The Tiger Balm burned my skin and eyes, mirroring the burning sensation in my mouth still lingering from the chili pepper I’d bitten into moments earlier while eating breakfast in Lumphini Park in 90-degree, muggy weather. It was only 9 a.m. on the first day of our visit, and so far Thailand could be summed up best in just one word. Hot. Only 24-hours earlier I would have probably passed on all three of these circumstances — receiving a massage from a stranger in a park, eating spicy street food for breakfast and willingly sitting outdoors where the temperature and percentage humidity seemed to compete to be the first to reach triple digits. But as the saying goes, “When in Bangkok … sure, I’ll try that.”

It was late April and we’d arrived in Thailand the night before to kick off a 17-day trip around the country. It was the first time for both of us visiting Southeast Asia, and we were excited to see as much as possible, heat be damned. We’d chosen late April through early May because it was the shoulder period between the high-tourist season and rainy season. The tradeoff is heat, but we thought it was still the best option and had the added incentive of lower travel prices. The trip started in Bangkok and from there we went to Chiang Mai and Pang Mapha in the north, followed by Krabi and Ko Jum in the south and back to Bangkok to fly home. While the travel itinerary was pretty tight, we only had a few major objectives. See as much as we could, eat as much local food as possible and, last, but certainly not least, get married.

Mission accomplished on all counts! Though the last objective turned out to be more complicated than anticipated, I am happy to announce that on April 29th we officially tied the knot! I’ll get to that story later though, as too much happened to include it all in one post.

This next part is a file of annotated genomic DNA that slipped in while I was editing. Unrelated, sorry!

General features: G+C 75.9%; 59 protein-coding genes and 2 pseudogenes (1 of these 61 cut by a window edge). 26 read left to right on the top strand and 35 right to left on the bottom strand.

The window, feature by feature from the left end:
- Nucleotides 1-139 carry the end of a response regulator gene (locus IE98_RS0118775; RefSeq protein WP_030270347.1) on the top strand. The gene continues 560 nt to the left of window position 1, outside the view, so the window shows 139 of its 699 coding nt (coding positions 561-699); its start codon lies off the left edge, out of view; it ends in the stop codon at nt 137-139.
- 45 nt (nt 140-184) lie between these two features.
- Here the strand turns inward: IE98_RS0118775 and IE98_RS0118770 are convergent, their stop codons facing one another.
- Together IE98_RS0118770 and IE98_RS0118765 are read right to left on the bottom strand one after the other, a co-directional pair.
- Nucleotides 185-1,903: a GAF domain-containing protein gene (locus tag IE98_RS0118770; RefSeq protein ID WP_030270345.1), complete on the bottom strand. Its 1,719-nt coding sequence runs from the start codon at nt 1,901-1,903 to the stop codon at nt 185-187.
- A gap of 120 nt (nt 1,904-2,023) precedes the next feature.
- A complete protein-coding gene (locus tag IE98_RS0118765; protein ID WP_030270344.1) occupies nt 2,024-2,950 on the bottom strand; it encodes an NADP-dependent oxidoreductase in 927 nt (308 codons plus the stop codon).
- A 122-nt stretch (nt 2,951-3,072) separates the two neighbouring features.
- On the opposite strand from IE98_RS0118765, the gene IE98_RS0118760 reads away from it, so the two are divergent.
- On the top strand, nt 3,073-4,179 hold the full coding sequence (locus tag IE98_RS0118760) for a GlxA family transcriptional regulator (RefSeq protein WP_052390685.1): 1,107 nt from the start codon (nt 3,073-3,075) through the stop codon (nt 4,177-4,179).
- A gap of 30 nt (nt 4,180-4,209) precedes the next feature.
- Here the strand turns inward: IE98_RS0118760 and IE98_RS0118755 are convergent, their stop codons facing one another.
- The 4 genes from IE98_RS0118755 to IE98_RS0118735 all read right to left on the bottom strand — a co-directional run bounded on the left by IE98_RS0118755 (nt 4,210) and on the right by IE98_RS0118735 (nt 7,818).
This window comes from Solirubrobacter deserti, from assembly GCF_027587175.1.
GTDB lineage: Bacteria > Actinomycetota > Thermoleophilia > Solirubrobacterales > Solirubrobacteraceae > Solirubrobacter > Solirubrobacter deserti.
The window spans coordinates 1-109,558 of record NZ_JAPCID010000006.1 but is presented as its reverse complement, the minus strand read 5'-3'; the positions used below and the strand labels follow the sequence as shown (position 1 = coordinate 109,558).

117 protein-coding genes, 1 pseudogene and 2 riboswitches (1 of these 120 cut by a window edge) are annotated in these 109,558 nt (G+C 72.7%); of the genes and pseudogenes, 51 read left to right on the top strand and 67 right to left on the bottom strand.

Bangkok is a bustling, dirty metropolis. In some ways, it was my favorite leg of the trip. A visual smorgasbord of signs, power lines, vehicles, people and markets teeming with things to buy, it’s a street photographer’s paradise. It also doesn’t hurt that the king himself, whose visage is plastered on numerous walls and billboards throughout the country, is known as a hobbiest photographer to the point that he is pictured on the 1,000 Baht note holding a camera. I was a little disappointed that it was overcast much of the time we were in Bangkok, but there would be plenty of color to be found later in the trip. We covered much of the city on foot, managing to wind our way through a number of areas including Chinatown, Bo Bae, Wat Pho, Silom, Khao San Road and places in between. Each had their own flavor, and often, the places in between turned out to be more interesting than the intended destinations.

When we weren’t walking, we found relief for our aching feet on the modern BTS train system or by taking an incredibly affordable water taxi up the Chao Phraya River. The air was surprisingly cool on the water and offered a unique view of the city.